This monthly bulletin and animation provides regular and reliable visualizations of world weather and climate events of the previous month using NOAA data. Archives are available from October 2011 to present.

This straightforward calculator provides conversions from one unit of energy to the equivalent amount of CO2 emission expected from using that amount.

This set of flow charts illustrates energy sources and uses in 136 countries around the world. The data from 2007, but is still useful for comparing energy patterns in different countries. This is the first comprehensive package of worldwide, country-level energy flowcharts that has been produced.

This poster, viewable online, highlights some of the impacts of a global-average temperature rise of 4 degrees C above the pre-industrial age climate.

This video segment from 'What's Up in the Environment,' shares how an entire home can be constructed using green energy sources (solar and geothermal energy). Video is narrated by young boy whose father is the chief engineer on the project.

In this video, students explore the work of Jay Keasling, a biologist who is experimenting with ways to produce a cleaner-burning fuel from biological matter using genetically modified microorganisms.

This video examines what will happen to crops as Earth's temperature rises and soils dry out because of changing climate.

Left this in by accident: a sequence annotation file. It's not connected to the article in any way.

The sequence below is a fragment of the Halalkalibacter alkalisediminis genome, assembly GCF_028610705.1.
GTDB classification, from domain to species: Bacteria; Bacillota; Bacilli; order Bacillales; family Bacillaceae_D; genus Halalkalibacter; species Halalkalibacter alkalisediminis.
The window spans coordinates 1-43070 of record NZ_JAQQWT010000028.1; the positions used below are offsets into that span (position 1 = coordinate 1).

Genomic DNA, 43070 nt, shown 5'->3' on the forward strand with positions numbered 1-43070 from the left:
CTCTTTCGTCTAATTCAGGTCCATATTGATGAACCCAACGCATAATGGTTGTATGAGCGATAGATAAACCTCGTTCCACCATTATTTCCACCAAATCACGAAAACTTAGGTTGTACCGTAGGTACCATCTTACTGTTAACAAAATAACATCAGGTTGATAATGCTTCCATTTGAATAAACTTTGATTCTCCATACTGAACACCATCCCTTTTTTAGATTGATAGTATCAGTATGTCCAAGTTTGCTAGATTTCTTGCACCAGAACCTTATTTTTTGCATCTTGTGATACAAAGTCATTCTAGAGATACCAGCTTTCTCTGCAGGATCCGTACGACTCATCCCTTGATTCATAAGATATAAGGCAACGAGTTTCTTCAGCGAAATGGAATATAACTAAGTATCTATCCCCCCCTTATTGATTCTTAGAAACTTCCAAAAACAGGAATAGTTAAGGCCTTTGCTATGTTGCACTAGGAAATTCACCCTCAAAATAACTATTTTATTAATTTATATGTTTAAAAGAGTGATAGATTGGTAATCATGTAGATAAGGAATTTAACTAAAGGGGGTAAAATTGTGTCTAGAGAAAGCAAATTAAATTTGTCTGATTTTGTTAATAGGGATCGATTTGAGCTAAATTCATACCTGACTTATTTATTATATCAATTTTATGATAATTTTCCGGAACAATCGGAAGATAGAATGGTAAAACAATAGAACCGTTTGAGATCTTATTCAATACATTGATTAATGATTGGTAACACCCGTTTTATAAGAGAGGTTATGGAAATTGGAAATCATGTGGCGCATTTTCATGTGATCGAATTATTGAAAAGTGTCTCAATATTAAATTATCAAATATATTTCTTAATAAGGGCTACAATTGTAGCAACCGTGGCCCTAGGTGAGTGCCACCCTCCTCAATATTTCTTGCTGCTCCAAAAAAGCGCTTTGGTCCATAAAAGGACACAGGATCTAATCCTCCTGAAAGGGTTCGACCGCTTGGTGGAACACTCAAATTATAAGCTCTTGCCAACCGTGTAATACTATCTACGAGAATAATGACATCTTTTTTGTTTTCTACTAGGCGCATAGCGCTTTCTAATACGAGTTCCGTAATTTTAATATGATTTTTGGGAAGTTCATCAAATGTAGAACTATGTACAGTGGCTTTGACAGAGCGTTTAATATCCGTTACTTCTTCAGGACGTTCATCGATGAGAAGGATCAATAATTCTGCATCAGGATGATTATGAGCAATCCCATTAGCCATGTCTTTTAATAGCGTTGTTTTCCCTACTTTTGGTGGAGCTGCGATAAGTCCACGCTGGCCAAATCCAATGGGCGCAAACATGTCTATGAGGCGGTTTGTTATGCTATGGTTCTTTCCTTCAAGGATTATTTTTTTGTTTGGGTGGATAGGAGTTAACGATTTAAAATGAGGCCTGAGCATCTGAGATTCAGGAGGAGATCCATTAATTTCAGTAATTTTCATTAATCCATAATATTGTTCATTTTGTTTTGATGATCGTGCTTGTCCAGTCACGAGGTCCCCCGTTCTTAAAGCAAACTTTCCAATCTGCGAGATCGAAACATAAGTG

This interactive visualization created by FRED (Free Energy Data), displays energy supply (by source) and demand (by use) for each state in the US from 1960 to 2010; forecasts through 2035 are available as well.

FRED is an open platform to help state and local governments, energy planners and policy-makers, private industry, and others to effectively visualize, analyze, and compare energy-use data to make better energy decisions and form sustainable strategies.

This visualization illustrates the carbon cycle throughout the oceanic zones, beginning at the surface and traveling to the deep. The concept map-like connections encourage students to link the abiotic and biotic interactions within the oceanic food web.

This animated visualization represents a time history of atmospheric carbon dioxide in parts per million (ppm) from 1979 to 2016, and then back in time to 800,000 years before the present.

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